Mooreviews’ Must Watch/Might Not Have Heard of Movie Recommendations (June 10th)
To make the current quarantine life a little easier, every two weeks I’ll be throwing out some recommendations of films that everyone can access across different streaming sites!
Where can you find it: Amazon Prime
The 2018 feature debut of writer/director Ari Aster, Hereditary, instantly made him a new master of horror to watch out for as he carefully crafted a horrifying tale about lineage and grief.
After the death of a family’s powerful matriarch figure, viewers are sucked into an unsettling horror experience filled with an insurmountable amount of terrifying grief and disturbing discoveries. Aster makes Hereditary a slow-burn nightmare with relatable feelings about how different people handle death and how it can slowly destroy a family. There’re so many well-crafted moments of dream-like suspense that constantly keep you on edge and it’s hard not to become incredibly intrigued with where things are going as well as the horrifying history that’s discovered within this family. The final sequence of the film is literally one of the most terrifying horror experience you can find and offers satisfying scares that are what make Aster truly a new name in terror within the genre. Not to mention, while there’re are incredible performances from Gabriel Byrne, Alex Wolff, and Milly Shapiro, Toni Collette’s performance is pure mastery at work. The way she evokes emotions as she makes horrifying discoveries is legitimately haunting and you can still hear echoes of people online, including myself, talking about how she was robbed of awards recognition.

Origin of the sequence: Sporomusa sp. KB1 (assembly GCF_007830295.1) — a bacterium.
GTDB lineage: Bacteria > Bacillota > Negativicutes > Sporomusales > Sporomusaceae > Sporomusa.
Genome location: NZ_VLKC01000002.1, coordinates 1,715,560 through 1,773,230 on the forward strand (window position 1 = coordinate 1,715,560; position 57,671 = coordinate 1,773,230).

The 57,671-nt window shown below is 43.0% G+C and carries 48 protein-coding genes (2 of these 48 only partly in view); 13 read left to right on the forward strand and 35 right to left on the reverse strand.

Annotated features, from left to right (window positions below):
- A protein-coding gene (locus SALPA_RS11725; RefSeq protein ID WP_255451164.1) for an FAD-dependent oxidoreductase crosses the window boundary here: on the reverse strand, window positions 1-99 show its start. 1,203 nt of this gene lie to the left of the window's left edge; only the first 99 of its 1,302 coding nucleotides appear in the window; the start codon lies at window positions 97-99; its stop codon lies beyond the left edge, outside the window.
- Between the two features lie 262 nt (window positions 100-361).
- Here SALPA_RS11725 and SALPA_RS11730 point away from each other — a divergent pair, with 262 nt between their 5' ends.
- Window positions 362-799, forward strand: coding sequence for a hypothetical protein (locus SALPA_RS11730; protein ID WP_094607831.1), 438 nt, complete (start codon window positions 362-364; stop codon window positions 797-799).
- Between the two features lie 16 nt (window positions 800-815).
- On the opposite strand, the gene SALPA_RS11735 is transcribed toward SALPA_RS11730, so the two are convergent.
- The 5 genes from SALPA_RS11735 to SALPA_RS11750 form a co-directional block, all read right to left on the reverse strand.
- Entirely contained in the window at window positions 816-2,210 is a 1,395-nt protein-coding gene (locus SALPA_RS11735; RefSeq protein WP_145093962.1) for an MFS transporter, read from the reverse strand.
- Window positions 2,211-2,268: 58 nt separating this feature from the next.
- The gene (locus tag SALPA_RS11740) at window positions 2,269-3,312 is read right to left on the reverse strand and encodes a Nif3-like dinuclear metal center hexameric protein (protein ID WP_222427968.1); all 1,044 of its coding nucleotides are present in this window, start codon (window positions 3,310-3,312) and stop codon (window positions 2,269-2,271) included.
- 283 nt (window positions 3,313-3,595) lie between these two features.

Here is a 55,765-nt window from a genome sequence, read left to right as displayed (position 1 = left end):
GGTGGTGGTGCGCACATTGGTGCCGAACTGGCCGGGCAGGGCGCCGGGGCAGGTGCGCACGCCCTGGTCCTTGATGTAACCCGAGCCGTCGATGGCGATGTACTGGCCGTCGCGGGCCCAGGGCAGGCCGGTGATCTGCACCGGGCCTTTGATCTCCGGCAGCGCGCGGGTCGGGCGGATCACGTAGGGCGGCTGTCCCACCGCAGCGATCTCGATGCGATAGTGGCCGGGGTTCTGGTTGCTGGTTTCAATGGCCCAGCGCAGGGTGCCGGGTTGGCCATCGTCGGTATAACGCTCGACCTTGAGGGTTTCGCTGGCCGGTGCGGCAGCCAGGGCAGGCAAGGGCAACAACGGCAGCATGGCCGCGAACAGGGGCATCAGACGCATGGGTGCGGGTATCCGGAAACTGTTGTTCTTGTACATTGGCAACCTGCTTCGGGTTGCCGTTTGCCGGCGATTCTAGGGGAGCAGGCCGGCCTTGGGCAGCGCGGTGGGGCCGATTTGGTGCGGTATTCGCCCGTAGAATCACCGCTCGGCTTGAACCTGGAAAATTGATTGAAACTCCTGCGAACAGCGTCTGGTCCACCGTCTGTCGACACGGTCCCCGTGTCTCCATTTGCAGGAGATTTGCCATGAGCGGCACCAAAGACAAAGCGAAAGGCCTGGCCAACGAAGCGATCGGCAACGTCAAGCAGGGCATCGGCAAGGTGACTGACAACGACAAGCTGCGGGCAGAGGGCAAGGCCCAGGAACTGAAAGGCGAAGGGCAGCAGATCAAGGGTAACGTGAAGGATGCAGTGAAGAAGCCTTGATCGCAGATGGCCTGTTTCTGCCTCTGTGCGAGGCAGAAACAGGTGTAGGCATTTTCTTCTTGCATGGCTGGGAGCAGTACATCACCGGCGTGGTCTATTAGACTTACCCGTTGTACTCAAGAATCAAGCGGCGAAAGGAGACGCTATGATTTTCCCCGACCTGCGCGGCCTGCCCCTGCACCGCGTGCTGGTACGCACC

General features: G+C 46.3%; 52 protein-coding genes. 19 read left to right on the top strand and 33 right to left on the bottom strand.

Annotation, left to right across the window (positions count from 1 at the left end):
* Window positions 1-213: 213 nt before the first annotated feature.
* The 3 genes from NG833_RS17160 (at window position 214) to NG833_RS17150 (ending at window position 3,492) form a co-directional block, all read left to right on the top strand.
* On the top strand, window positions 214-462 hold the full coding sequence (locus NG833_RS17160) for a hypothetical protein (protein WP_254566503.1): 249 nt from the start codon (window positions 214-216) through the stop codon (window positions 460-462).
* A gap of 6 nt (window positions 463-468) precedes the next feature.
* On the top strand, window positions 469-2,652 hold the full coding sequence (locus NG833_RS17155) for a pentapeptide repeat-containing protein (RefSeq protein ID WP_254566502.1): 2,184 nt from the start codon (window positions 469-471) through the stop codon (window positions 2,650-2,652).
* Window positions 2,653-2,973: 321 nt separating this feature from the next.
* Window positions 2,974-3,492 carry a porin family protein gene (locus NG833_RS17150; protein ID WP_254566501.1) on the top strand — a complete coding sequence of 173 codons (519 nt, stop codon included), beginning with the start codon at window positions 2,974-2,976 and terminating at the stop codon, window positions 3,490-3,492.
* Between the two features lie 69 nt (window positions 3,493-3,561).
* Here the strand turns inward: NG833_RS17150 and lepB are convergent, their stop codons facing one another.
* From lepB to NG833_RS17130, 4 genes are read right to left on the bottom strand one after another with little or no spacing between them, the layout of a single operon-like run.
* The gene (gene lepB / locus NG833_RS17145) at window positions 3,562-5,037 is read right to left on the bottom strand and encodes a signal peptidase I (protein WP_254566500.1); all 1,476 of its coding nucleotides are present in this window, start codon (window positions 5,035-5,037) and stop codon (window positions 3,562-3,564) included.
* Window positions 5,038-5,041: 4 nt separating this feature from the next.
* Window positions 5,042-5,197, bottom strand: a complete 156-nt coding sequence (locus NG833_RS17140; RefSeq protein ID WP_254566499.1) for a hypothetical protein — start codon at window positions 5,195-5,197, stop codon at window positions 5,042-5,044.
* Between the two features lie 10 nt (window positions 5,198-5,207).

If you needed any reminder that the horror genre is alive and well, Hereditary is that chill-inducing wake-up that introduces fans to a new name in horror and the performance of a lifetime from Collette.
The Strangers: Prey at Night
Where can I find it: Amazon Prime
Taking on more of an 80s slasher vibe than the 2008 original, director Johannes Roberts make The Strangers: Prey at Night an incredibly unique kind of sequel.
Prey at Night is less of a sequel to Bryan Bertino’s slow burn classic and more of a slasher re-imagining that’s a ton of fun and really well-executed. The story of a family having to survive against a band of masked killers is one that’s generally familiar, but Roberts utilizes the 80s style and personality, or lack thereof, to create a very fun and fast-paced horror experience. This film has such a vibrant style compared to the first and contains a killer soundtracks of 80s classics. The three iconic Strangers are still just as subtle and mysterious as ever and watching them essentially play with their prey is always unsettling. The main family thankfully doesn’t feel like they’re full of tropes and has heartwarming connections and conversations that make you care about them. Not to mention, there’re two incredible sequences of a neon lighted fight poolside and the entire fiery final fight that are still ingrained in my mind and elevated the film to new heights.